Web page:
Publisher: Atheneum Books for Young Readers
Synopsis via Goodreads:
Fifteen-year-old Wren has been content to stay in her best friend Allie’s shadow. It doesn’t bother her that Ally gets the cutest guys, the cutest clothes, and even a modeling gig—Wren is happy hanging with the horses on her family’s farm and avoiding the jealousy of other girls. But when Tim, the most intriguing guy in school, starts hanging out with Ally and Wren, jealousy is unavoidable, but not the kind Wren expects. Because even though Ally is wayyy into him and Wren hasn’t flirted, not one little bit, it becomes increasingly clear that Tim prefers Wren’s company above anyone else’s.
Tim’s unexpected devotion comes at the exact time Wren’s home life is about to be turned upside down. Her parents have just found out that the family horse farm is on land that was once a slave plantation and are struggling with whether to sell it. Wren aches at the thought of losing her horses and leaving town, but at least there is Tim...always a gentleman on their dates. Such a gentleman. Too much of a gentleman, even, and Wren begins to wish he’d be a wee bit less gentlemanly. And as Tim’s church becomes actively homophobic, his pressuring parents don’t understand why he won’t help “spread the word,” and he’s now a wreck. Then he tells Wren his biggest secret, and Wren must decide what she’ll really do for love.
*Received an ARC from the publisher in exchange of an honest review.
Intriguing, thought-provoking, and heartfelt. I must say The Boy I Love turned out to be one heck of a surprise. Initially, I didn't know how I'd feel about the story because in the first two chapters I was iffy, and I suspected one of the themes right off so I feared it'd be too predictable and I wouldn't enjoy it. But I was wrong. I'm also happy to not have read the synopsis beforehand because yeah, dead giveaway.
So, aside from the issue of two friends having a childish fallout over a guy with his own problems, I liked the other aspects of the story that brought up racial discrimination, as well as how the author worked in the effects of owning a land that played its part in a horrific period in history. Not only that, but the main character and her family were going through a great deal throughout the story and I truly felt for them. Their situation was quite relatable for many as its true to the state of the economy. Their emotions were real, and the impact of their struggle was real.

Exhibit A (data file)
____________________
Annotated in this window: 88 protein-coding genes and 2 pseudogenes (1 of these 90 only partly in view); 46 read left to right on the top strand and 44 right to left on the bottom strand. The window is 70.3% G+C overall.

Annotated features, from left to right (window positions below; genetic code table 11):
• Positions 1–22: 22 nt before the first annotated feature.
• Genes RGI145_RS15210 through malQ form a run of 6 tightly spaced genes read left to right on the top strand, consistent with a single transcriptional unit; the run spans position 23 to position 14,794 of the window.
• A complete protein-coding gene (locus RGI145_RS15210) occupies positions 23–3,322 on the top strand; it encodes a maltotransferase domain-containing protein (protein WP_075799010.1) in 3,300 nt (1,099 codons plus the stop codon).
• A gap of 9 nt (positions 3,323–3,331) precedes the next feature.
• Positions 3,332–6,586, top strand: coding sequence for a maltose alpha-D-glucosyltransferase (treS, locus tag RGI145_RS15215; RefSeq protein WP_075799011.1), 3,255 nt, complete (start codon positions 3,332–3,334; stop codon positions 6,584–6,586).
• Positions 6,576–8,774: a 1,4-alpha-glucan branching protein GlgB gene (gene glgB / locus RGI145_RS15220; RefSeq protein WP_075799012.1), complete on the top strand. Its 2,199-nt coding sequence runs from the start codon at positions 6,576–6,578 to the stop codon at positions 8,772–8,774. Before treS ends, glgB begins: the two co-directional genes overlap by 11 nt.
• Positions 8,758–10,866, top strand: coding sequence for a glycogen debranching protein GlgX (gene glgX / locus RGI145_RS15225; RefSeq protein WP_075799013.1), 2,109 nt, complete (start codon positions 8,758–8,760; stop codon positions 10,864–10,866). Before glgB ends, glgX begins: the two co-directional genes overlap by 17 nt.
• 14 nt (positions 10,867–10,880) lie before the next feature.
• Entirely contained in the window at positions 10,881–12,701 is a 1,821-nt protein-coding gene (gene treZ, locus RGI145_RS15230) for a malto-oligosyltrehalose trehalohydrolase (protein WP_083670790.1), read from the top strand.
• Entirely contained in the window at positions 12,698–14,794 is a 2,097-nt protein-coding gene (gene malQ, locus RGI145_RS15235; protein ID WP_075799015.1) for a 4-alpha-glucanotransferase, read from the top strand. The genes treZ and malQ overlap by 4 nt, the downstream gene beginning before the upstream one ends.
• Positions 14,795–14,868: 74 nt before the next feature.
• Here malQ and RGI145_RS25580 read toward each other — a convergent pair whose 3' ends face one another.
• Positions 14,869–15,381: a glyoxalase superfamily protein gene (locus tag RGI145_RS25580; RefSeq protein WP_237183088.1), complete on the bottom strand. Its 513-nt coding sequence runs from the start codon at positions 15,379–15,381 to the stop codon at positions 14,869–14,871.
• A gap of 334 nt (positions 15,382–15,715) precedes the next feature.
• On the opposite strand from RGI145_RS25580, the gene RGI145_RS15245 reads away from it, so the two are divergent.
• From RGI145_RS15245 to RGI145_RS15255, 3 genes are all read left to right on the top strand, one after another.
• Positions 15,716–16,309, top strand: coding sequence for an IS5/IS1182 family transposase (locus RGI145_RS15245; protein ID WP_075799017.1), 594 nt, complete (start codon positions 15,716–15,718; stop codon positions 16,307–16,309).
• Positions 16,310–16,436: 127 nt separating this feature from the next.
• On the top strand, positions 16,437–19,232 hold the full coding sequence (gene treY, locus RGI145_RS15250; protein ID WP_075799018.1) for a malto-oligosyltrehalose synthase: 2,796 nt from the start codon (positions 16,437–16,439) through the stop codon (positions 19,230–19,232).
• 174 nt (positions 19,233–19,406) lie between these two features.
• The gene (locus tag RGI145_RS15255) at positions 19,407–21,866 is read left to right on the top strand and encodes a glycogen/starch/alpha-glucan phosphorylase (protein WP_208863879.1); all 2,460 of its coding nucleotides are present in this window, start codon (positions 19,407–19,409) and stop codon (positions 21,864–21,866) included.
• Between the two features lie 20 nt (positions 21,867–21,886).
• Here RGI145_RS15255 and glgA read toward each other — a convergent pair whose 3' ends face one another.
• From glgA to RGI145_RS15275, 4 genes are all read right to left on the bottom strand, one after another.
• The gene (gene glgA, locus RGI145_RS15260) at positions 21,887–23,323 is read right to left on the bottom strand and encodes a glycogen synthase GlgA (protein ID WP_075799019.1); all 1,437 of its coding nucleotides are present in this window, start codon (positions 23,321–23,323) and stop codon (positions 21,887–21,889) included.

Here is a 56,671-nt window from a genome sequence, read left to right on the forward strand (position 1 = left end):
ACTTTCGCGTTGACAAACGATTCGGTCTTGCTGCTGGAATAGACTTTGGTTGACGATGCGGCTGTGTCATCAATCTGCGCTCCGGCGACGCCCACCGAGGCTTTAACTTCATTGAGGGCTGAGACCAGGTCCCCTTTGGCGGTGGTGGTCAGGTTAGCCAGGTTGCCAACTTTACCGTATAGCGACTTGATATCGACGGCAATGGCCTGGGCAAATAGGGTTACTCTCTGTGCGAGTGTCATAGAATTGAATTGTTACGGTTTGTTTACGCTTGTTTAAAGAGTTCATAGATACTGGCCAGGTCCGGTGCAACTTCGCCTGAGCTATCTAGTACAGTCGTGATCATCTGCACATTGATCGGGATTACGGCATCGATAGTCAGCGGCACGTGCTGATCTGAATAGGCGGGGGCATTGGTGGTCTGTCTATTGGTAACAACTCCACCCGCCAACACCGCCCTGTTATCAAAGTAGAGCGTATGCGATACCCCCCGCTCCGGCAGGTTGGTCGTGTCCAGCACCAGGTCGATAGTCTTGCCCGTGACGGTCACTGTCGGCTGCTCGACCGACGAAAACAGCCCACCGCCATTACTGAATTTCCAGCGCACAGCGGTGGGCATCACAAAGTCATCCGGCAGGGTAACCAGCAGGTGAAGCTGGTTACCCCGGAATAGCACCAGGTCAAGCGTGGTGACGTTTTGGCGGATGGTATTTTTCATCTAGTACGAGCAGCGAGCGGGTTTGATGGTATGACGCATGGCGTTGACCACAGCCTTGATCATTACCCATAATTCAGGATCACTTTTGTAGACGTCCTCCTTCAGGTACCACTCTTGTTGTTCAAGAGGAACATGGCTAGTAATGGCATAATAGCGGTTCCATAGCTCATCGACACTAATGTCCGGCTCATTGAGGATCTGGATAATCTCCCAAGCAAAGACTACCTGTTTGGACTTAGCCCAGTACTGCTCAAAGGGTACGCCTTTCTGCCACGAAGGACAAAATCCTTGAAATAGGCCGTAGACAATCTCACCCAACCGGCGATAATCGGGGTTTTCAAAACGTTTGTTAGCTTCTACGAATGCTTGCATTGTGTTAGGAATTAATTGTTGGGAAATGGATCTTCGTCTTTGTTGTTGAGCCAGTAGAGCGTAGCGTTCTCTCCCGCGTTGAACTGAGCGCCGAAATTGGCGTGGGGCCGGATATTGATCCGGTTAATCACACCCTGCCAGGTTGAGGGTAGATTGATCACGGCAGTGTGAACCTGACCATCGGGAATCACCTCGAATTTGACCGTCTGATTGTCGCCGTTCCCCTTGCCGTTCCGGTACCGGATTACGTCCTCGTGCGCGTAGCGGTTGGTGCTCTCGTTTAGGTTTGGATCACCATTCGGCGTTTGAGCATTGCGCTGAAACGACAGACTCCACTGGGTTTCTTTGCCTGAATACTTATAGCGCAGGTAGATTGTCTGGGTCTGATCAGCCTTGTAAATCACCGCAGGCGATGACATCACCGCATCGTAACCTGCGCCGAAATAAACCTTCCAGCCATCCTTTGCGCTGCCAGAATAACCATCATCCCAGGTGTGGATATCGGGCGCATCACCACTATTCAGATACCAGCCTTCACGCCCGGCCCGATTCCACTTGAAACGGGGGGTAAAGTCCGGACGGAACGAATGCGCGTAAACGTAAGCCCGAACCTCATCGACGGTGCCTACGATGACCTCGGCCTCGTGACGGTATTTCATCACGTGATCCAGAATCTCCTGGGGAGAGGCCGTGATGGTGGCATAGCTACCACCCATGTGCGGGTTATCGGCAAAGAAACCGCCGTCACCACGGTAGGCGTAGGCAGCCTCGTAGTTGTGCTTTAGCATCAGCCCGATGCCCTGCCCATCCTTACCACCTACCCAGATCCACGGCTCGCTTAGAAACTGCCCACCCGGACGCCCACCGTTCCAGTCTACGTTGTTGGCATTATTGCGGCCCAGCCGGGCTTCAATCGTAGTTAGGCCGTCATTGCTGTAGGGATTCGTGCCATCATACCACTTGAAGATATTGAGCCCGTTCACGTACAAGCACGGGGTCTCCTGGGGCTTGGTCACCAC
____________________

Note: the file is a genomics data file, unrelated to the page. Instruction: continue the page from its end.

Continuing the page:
Another thing I liked was how discrimination wasn't only about race, but the author showed how it applied to sexual orientation as well, and what many individuals have to face because of who they are and who they love. I was deeply moved by the main character's beliefs in that sense and her drive to wanting to do something, regardless of how she feels about Tim. I think she was a strong character and you don't find that often in young adult books, so that was another positive in this story.
Speaking of characters, let me tell you I did not like Wren's best friend from beginning to end. Allie just came off snotty and conceited to me. Like I get being shy, because I am, and not having the courage to talk to someone you have a crush on. But come on, you can't get mad if he likes someone else. You have no claims over him whatsoever. So the fact that she got mad at her best friend because Tim had established a relationship with Wren was just stupid to me. And I wanted to slap her when she didn't seem to care that Wren was going through so much and needed a friend. No wonder Wren couldn't tell her about Tim, regardless if he made her promise not to tell anyone. She just came off too self-centered. Basically, she was a bitch and I could see why she wasn't getting what she wanted. Her personality sucked.
Moving on, I liked Wren's family life and the dynamics of her home. Her parents were really great, realistic people and I liked how involved they were. Not only in her life but in the story. Their characters were equally strong throughout and I liked how she could talk to them. That's another thing that's rare in books (parents, fathers in particular, aren't very present). But I really enjoyed that part of the story.
In conclusion, The Boy I Love was an enjoyable read. It's fast-paced, fluid writing style that was easy to fly through in no time. The descriptions were good. I felt like I was living every scene. And my interest was held throughout. I must admit, there were one or two parts that had me saying huh? but for the most part, I liked this one and definitely will check out the author's other books.
About the Author
Nina de Gramont is the author of the acclaimed Meet Me at the River and Every Little Thing in the World as well as the story collection Of Cats and Men and the adult novel The Gossip of Starlings. Her work has appeared in Redbook, Harvard Review, Nerve, and Seventeen. Nina lives with her husband and daughter in coastal North Carolina. You can visit her at NinadeGramont.com